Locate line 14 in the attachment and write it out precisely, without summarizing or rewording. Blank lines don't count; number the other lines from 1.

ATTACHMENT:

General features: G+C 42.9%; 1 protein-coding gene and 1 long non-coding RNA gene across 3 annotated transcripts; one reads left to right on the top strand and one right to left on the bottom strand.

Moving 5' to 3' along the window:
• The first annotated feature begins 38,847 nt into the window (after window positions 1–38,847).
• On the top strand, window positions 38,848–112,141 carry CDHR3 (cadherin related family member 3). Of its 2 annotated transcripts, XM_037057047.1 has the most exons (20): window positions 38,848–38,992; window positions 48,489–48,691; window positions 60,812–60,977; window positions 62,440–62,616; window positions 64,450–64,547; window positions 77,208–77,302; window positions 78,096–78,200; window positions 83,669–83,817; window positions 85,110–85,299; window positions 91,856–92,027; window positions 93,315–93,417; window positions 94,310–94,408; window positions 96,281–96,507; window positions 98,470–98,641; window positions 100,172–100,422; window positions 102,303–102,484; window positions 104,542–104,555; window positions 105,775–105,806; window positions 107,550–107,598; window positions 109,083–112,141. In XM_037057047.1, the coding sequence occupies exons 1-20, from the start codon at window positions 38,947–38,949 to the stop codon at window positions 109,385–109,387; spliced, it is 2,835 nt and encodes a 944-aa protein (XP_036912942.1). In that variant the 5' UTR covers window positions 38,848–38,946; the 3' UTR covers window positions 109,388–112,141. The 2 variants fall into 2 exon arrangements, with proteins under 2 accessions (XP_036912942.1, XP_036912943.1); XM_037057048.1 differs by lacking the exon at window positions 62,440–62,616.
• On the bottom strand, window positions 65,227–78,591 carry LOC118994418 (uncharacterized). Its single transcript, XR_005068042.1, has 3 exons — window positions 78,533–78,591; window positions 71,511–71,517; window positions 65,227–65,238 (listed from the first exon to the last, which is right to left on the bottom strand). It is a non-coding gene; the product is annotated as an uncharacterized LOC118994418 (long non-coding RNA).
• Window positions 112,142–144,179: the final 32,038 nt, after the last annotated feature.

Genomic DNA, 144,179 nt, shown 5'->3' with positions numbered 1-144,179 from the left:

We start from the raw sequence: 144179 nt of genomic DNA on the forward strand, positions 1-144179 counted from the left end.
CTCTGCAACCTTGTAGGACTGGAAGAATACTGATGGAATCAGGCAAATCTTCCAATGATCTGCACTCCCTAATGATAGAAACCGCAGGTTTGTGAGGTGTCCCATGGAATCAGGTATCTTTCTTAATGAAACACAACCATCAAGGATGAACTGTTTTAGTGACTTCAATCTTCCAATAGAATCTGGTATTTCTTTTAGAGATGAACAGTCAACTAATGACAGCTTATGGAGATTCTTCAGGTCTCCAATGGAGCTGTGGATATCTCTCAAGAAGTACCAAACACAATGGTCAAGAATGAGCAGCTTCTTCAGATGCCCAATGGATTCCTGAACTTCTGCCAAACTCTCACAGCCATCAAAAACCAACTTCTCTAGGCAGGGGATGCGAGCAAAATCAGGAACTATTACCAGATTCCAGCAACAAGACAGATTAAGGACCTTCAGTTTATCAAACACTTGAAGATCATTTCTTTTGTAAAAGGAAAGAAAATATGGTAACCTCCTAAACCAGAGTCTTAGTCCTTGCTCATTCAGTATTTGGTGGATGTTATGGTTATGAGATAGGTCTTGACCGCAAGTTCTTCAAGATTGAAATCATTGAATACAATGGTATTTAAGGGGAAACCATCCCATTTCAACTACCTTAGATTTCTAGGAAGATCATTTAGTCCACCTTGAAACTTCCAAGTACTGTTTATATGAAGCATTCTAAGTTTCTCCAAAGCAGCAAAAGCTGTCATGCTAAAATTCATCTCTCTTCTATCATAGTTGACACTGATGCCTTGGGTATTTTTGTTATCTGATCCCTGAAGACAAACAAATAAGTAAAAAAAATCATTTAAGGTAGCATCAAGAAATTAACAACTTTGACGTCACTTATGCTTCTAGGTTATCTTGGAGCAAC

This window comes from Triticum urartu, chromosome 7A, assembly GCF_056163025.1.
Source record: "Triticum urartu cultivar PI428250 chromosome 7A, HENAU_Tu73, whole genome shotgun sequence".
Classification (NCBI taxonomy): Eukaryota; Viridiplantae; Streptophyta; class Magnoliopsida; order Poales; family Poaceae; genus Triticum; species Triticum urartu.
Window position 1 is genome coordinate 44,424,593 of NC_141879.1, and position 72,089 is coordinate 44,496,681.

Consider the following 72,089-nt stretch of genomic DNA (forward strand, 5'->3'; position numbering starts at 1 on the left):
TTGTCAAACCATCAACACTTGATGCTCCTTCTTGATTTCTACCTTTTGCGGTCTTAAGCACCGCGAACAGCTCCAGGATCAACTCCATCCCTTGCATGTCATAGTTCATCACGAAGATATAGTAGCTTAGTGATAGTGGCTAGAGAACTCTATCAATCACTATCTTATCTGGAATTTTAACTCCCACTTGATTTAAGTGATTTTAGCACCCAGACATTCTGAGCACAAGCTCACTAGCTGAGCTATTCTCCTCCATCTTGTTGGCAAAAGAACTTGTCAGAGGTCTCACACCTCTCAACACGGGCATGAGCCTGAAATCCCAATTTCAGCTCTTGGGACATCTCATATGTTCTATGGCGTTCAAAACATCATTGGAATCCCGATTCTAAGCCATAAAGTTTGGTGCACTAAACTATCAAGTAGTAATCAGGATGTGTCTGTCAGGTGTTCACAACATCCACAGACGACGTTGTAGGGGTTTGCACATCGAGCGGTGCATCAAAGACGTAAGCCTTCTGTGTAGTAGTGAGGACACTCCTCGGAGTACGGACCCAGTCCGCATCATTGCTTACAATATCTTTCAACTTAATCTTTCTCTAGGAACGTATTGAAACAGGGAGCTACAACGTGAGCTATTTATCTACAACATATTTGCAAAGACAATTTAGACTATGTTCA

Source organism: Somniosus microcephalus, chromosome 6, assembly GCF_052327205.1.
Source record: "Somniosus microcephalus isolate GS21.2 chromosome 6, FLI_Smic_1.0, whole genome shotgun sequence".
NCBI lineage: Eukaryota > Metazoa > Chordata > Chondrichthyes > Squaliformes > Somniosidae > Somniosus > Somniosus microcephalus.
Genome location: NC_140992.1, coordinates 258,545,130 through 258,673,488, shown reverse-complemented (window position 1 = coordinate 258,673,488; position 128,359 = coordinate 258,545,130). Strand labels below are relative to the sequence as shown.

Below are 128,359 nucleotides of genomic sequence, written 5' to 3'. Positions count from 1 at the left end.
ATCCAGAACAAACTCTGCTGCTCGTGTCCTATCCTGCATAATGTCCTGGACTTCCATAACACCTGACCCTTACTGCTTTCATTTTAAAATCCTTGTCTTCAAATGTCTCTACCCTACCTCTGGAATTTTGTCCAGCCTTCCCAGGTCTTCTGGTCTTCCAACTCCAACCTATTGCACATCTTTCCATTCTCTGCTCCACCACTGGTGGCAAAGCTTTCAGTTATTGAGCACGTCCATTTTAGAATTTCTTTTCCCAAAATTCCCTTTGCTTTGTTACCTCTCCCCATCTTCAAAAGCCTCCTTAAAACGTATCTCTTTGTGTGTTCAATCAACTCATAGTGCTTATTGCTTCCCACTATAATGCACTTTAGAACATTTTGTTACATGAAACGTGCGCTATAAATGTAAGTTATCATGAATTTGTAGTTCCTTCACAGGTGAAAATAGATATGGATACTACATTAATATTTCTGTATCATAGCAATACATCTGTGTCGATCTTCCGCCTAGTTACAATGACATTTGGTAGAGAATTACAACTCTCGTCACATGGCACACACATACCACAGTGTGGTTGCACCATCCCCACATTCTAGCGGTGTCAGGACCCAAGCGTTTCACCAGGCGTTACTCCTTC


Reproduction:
Consider the following 72,089-nt stretch of genomic DNA (forward strand, 5'->3'; position numbering starts at 1 on the left):